Table 31: Overview of roles and their allocation to the hierarchy level and to the partner
Hierarchy level Role User Developer Operator
* = minimal zu besetzende Rollen
Steering Steering roles X X X
Project sponsor X
Project committee member X X X
Quality and risk manager X
Management Management roles X X X
Project manager X
Sub-project manager X X X
Project support X X
Technical committee member X X X
Execution Specialists * X X X
User representative X
Application owner X
Operations manager X
Business analyst X X
Developer X
Business process owner X
ISDP manager X
IT-architect X X X
Tester X X X
Test manager X X X

In HERMES, the role designation specialist is used as a collective term for the roles of the execution hierarchy level. The roles of specialists are numerous and not all are included in the general organization chart. HERMES describes the roles of the specialists to the extent that they can serve as a basis for a common understanding.

The role holder represents the view of his organization in the project (see Figure 23).

Figure 23: Role holders' view in the project
Figure 23: Role holders' view in the project
  1. User
    The user is a person who utilizes the product or IT system to handle business processes. He is responsible for defining his requirements and tests and accepts the product/IT system.
  2. Developer
    The developer either develops or supplies and integrates the project/IT system. He is responsible for development or delivery and integration according to the specifications in terms of quality, time and costs.
  3. Operator
    The operator integrates the technical solution into the operating environment, ensures the operating organization, and operates the system. He is responsible for the provision of the operating infrastructure, operational integration, the operating organization and operation in accordance with the agreements.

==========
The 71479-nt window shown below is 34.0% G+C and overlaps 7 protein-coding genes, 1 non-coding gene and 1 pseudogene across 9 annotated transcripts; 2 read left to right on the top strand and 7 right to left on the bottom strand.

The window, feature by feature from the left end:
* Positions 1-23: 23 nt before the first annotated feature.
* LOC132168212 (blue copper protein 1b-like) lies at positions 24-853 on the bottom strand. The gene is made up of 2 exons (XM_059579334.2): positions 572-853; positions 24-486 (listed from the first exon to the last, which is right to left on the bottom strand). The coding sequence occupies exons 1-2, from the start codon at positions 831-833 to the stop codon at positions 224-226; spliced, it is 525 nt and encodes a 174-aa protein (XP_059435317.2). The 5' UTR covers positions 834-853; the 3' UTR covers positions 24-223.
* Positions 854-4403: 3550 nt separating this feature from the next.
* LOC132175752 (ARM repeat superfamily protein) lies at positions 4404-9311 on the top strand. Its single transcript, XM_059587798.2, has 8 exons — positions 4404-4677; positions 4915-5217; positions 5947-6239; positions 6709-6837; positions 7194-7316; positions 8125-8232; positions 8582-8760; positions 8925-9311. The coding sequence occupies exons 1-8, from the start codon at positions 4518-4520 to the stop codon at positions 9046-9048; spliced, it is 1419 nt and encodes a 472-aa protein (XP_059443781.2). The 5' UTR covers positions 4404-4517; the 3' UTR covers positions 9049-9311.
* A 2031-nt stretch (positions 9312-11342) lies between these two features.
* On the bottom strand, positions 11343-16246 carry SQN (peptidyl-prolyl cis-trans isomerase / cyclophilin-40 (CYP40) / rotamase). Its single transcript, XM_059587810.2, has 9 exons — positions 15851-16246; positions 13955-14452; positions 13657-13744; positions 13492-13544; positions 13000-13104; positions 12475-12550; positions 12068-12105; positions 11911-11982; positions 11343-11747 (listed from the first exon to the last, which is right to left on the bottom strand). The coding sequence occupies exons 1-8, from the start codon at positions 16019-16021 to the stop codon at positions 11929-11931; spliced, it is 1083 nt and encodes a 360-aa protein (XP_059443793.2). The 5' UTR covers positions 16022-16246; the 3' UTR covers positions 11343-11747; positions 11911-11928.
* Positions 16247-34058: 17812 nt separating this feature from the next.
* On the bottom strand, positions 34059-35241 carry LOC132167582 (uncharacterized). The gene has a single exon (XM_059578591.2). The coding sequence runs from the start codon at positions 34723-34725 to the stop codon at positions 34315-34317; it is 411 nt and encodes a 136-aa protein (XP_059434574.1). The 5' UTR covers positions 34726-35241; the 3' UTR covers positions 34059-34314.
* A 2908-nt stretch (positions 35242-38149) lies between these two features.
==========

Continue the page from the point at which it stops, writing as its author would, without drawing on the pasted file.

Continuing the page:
The partners involved in the project are often supported by suppliers or external service providers. The organization to which the user, developer or operator belongs is responsible for the procurement of goods and services and integration into the project.

Role assignment

Explanations regarding role assignment

The role assignment is defined for each role required in the project.

Role assignment is based on the requirements of the project. It takes into account the experience required in the project, the capacity needed and the availability of the role holder. The concrete project organization and role assignment are recorded in the project management plan.

In order to comply with governance, the following principles must be observed when assigning the roles:

  1. Every project must have a project sponsor and project manager , as well as at least one specialist (see Table 31). Other roles are assigned according to the requirements of the project.
  2. A person can take on several roles, provided that no conflicts of interest arise as a result
  3. A role can be held by several people, provided that the role allows multiple holders
    (e.g. there are usually several testers in a project, but only one project sponsor)

Information on role assignment for selected roles is provided below.

Information on role assignment


Project sponsor
  1. The project sponsor must be located with the user
  2. The project sponsor is the project's representative with regard to the executive board of the core organization and the controlling and compliance bodies, and must be located at a correspondingly high hierarchy level in the core organization